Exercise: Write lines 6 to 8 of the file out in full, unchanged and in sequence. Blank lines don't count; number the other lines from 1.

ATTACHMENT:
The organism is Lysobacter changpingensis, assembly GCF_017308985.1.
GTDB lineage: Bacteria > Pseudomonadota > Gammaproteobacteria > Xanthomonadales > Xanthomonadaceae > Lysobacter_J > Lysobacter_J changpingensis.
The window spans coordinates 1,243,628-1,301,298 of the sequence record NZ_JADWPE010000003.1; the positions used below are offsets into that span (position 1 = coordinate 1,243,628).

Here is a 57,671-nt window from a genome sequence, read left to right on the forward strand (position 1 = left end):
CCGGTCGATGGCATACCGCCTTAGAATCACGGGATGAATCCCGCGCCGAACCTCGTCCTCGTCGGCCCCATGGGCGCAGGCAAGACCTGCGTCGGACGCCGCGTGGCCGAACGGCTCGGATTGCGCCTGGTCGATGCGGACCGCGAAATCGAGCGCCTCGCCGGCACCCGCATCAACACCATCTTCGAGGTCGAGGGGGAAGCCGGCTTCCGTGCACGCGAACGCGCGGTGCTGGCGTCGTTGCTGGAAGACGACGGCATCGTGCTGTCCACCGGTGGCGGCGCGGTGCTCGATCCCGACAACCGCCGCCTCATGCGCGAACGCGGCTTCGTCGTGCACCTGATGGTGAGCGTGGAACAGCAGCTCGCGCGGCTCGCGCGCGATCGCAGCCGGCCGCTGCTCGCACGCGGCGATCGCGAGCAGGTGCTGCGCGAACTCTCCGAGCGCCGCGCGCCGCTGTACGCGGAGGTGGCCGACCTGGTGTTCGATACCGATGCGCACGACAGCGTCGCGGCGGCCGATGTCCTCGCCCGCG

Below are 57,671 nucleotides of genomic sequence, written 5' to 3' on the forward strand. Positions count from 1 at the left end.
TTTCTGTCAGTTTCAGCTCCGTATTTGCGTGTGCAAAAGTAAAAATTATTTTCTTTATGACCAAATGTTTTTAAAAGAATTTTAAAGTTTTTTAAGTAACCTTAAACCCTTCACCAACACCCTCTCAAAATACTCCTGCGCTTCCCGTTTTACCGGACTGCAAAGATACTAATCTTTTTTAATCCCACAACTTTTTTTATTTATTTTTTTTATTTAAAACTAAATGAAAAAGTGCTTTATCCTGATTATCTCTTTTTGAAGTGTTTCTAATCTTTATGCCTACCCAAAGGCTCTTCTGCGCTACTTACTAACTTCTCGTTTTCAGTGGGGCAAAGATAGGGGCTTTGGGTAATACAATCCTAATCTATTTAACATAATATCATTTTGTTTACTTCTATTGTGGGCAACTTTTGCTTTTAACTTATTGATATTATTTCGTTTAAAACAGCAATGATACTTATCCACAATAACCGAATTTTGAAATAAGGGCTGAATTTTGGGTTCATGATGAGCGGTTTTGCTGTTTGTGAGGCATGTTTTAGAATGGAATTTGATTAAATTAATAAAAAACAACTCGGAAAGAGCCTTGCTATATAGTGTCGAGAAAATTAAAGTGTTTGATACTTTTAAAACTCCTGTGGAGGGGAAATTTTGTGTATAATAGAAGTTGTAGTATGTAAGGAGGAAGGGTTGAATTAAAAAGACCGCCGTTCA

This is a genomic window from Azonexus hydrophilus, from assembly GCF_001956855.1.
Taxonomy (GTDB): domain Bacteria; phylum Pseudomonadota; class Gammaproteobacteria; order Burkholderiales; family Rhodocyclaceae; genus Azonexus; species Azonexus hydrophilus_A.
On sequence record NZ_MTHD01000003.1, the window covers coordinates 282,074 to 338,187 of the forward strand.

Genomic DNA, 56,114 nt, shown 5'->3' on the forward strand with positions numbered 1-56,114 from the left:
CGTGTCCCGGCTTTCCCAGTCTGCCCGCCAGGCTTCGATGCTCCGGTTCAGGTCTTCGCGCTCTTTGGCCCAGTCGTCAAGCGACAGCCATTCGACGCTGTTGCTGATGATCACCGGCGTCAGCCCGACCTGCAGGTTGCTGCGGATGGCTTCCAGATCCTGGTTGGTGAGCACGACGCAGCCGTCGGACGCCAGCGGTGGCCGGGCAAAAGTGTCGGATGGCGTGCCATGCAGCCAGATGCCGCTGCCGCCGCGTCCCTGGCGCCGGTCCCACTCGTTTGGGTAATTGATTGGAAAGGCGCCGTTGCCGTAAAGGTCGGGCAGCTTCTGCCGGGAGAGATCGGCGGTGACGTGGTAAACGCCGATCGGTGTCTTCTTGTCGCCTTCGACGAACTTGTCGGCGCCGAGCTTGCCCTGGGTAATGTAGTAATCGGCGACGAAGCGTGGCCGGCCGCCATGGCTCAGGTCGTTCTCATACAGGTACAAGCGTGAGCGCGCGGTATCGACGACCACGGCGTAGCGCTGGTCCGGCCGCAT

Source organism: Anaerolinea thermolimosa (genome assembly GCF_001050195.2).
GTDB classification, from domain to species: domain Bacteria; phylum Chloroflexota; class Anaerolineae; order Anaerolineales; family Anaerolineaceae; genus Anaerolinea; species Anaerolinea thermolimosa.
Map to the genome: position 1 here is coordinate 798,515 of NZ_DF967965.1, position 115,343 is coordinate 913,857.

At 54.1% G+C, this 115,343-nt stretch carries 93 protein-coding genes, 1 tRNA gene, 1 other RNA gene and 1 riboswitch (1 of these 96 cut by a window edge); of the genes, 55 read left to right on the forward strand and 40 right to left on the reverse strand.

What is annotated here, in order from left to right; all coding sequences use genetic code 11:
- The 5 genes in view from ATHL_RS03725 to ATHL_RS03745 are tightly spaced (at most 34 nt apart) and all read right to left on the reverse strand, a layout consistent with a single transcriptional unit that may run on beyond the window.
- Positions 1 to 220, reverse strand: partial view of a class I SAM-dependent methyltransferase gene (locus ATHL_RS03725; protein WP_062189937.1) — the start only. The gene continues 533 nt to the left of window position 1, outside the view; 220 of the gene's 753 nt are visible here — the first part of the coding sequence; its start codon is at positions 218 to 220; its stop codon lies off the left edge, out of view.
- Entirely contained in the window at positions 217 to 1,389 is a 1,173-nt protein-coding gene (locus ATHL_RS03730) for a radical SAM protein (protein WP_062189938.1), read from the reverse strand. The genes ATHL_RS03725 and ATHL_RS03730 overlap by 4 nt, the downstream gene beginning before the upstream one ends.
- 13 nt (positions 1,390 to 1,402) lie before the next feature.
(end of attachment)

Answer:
Below are 57,671 nucleotides of genomic sequence, written 5' to 3' on the forward strand. Positions count from 1 at the left end.
TTTCTGTCAGTTTCAGCTCCGTATTTGCGTGTGCAAAAGTAAAAATTATTTTCTTTATGACCAAATGTTTTTAAAAGAATTTTAAAGTTTTTTAAGTAACCTTAAACCCTTCACCAACACCCTCTCAAAATACTCCTGCGCTTCCCGTTTTACCGGACTGCAAAGATACTAATCTTTTTTAATCCCACAACTTTTTTTATTTATTTTTTTTATTTAAAACTAAATGAAAAAGTGCTTTATCCTGATTATCTCTTTTTGAAGTGTTTCTAATCTTTATGCCTACCCAAAGGCTCTTCTGCGCTACTTACTAACTTCTCGTTTTCAGTGGGGCAAAGATAGGGGCTTTGGGTAATACAATCCTAATCTATTTAACATAATATCATTTTGTTTACTTCTATTGTGGGCAACTTTTGCTTTTAACTTATTGATATTATTTCGTTTAAAACAGCAATGATACTTATCCACAATAACCGAATTTTGAAATAAGGGCTGAATTTTGGGTTCATGATGAGCGGTTTTGCTGTTTGTGAGGCATGTTTTAGAATGGAATTTGATTAAATTAATAAAAAACAACTCGGAAAGAGCCTTGCTATATAGTGTCGAGAAAATTAAAGTGTTTGATACTTTTAAAACTCCTGTGGAGGGGAAATTTTGTGTATAATAGAAGTTGTAGTATGTAAGGAGGAAGGGTTGAATTAAAAAGACCGCCGTTCA

This is a genomic window from Azonexus hydrophilus, from assembly GCF_001956855.1.